Trump Hasn’t Asked FBI Director About Claims Obama Wiretapped Him

President Donald Trump during a meeting with health insurance company CEOs in the Roosevelt Room of the White House in Washington, Monday, Feb. 27, 2017. (AP Photo/Pablo Martinez Monsivais)
President Donald Trump during a meeting with health insurance company CEOs in the Roosevelt Room of the White House in Washington, Monday, Feb. 27, 2017. (AP Photo/Pablo Martinez Monsivais)

White House press secretary Sean Spicer said on Tuesday that President Donald Trump has not asked FBI Director James Comey for evidence to prove the unsubstantiated claim that President Barack Obama was “wiretapping” Trump’s phones at Trump Tower ahead of the 2016 election.

“It’s been a full three days since the President said that President Obama had his wires tapped, his phones tapped, at Trump Tower,” ABC’s Jon Karl said during Spicer’s daily briefing. “In those three days has the White House come up with any evidence whatsoever to prove that allegation?”

“I addressed this multiple times yesterday,” Spicer said. “We put out a statement on Sunday saying we would have no further comment and we were asking the house and the senate intelligence committees to look into this concern and report back.”

“Can’t the President just ask the FBI director?” Karl pressed. “Has he asked him?”

“No, the President has not,” Spicer said.

Spicer said that congressional committees are “the appropriate place” for an investigation into Trump’s allegations.

“I think there’s clearly a role that Congress can play with its oversight capabilities,” Spicer said. “They have made it very clear they have the staff, the resources and the process.”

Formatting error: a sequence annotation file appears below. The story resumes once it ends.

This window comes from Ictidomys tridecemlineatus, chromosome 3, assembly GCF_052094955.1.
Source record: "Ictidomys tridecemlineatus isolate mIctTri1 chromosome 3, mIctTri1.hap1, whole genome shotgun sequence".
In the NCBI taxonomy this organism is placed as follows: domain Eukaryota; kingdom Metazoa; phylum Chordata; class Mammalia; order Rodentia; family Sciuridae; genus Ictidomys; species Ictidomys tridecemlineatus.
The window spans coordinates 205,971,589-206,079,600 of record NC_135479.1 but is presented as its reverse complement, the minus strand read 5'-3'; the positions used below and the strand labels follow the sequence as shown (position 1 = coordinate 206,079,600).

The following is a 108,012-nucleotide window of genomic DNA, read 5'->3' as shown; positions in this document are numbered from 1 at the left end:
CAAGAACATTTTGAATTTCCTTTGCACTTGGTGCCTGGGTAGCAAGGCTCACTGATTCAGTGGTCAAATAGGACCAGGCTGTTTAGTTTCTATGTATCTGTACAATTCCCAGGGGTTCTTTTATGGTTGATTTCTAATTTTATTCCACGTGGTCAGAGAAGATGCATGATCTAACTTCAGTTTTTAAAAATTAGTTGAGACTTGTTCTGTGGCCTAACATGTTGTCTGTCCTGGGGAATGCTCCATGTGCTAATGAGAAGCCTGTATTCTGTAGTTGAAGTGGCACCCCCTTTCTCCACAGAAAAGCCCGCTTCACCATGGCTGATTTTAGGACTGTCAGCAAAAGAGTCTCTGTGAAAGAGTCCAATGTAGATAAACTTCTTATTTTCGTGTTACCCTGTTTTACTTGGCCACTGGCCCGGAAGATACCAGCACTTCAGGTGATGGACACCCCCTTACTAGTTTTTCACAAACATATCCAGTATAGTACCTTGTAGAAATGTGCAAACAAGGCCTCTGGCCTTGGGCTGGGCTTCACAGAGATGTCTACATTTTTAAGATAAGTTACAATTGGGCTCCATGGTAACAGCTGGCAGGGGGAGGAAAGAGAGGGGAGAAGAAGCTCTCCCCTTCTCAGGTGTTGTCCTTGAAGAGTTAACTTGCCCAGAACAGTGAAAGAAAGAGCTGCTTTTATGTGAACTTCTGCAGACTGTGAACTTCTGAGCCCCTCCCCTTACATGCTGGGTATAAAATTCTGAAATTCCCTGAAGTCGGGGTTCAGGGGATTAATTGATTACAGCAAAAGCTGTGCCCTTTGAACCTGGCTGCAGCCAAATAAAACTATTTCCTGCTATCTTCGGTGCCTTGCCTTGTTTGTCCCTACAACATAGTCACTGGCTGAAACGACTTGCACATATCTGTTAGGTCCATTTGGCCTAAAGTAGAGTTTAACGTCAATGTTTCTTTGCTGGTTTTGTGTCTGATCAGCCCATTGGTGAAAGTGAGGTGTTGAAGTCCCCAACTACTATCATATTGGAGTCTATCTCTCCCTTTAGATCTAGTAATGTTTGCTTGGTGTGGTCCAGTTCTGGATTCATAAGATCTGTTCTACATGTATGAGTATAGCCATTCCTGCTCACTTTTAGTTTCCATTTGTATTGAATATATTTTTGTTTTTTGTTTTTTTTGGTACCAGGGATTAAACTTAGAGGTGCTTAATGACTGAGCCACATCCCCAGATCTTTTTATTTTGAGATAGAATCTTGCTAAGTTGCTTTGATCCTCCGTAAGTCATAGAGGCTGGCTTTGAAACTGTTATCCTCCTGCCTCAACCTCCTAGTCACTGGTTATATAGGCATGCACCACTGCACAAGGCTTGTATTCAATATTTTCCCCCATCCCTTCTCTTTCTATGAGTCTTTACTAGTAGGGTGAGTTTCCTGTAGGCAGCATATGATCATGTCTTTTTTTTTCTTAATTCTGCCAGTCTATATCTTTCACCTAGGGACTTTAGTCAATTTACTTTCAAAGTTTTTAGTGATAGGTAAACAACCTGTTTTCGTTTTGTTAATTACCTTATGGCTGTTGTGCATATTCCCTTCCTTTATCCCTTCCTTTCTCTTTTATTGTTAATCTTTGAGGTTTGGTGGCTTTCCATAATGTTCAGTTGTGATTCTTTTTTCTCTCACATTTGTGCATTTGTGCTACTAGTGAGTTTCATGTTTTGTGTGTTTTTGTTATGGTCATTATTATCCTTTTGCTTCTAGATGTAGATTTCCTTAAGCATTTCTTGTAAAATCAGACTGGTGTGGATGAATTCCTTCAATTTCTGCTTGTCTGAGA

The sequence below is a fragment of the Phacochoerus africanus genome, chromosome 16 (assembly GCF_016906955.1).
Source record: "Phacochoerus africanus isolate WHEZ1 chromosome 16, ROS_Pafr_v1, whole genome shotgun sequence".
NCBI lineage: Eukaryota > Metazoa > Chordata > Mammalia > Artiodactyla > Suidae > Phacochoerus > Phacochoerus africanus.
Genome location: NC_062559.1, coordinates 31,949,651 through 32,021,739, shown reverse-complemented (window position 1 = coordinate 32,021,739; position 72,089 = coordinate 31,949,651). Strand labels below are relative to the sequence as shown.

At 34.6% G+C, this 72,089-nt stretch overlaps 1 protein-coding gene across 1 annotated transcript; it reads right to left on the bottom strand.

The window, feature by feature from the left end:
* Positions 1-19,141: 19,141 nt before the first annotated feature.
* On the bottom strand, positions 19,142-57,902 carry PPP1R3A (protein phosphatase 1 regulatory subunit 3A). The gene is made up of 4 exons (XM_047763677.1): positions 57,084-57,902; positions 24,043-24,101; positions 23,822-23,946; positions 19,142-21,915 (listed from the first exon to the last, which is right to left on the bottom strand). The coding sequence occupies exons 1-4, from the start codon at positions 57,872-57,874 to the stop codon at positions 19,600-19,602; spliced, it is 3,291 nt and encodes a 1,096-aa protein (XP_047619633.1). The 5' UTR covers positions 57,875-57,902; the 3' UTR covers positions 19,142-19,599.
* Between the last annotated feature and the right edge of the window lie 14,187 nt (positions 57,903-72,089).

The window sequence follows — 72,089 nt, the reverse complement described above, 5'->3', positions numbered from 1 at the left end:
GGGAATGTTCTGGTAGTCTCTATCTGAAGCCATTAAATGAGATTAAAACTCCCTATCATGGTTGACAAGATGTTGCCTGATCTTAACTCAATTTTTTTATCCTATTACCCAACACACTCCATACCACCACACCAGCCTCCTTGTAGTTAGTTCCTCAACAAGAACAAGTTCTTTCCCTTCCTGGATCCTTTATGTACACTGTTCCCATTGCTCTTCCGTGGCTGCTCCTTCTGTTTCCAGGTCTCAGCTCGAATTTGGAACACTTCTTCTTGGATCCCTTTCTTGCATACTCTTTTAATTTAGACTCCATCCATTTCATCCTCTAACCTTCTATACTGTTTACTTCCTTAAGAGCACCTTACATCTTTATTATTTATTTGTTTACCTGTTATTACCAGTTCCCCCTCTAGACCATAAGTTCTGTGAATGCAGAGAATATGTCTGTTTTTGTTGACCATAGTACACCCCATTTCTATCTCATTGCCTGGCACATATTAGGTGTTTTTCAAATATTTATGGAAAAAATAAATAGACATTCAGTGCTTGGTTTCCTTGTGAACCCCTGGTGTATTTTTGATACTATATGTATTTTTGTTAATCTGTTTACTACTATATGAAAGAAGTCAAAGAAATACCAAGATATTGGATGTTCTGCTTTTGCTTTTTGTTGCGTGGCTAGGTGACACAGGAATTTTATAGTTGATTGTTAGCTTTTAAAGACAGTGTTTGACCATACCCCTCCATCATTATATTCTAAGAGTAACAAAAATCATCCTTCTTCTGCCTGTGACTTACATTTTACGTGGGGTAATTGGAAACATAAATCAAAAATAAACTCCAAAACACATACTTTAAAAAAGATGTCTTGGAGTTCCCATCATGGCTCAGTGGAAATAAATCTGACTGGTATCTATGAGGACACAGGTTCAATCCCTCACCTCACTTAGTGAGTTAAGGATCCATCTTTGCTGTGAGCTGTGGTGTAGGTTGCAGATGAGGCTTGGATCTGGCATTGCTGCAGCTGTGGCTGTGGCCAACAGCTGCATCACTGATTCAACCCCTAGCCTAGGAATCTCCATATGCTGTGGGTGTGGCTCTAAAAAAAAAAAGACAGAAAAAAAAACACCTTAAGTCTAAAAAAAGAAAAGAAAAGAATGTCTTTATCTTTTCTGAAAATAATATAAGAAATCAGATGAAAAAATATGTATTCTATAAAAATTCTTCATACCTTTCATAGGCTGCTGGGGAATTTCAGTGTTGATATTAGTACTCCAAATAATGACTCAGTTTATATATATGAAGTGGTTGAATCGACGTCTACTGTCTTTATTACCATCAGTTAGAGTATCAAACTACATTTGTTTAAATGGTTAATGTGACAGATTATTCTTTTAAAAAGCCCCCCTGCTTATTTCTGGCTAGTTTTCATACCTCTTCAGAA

He said that if the White House became involved in proving Trump’s claims then the media would “write stories” about it.

“I think if we were to start to get involved you would then write stories about how we were getting involved, so it’s a no-win situation,” Spicer said.

“Do you believe that President Obama ordered—” Karl began.

“I’m not here to speak for myself,” Spicer said.

The press secretary called it “a cute question to ask.”

“My job is to represent the President and to talk about what he’s doing and what he wants,” Spicer said. “I’ll leave it at that. I think we’ve tried to play this game before.”

In response to a later question, Spicer said that he has not personally seen any evidence to support Trump’s claims.

“No, I’m not in a position that that would be regularly part of my daily duties for the President to sit down and go through that,” he said. “That’s at probably a level above my pay grade.”

Trump offered no evidence to support the allegations he made on Saturday, and a spokesman for Obama rejected that claim later the same day.

“A cardinal rule of the Obama Administration was that no White House official ever interfered with any independent investigation led by the Department of Justice,” Obama spokesman Kevin Lewis said in a statement. “Neither President Obama nor any White House official ever ordered surveillance on any U.S. citizen.”

Spicer nevertheless called on Sunday for Congress to investigate Trump’s claims, and House Intelligence Committee Chair Rep. Devin Nunes (R-CA) said that his committee will “make inquiries” into the allegations.

“Neither the White House nor the President will comment further until such oversight is conducted,” Spicer said in a statement released Sunday prior to his further comments on the matter.

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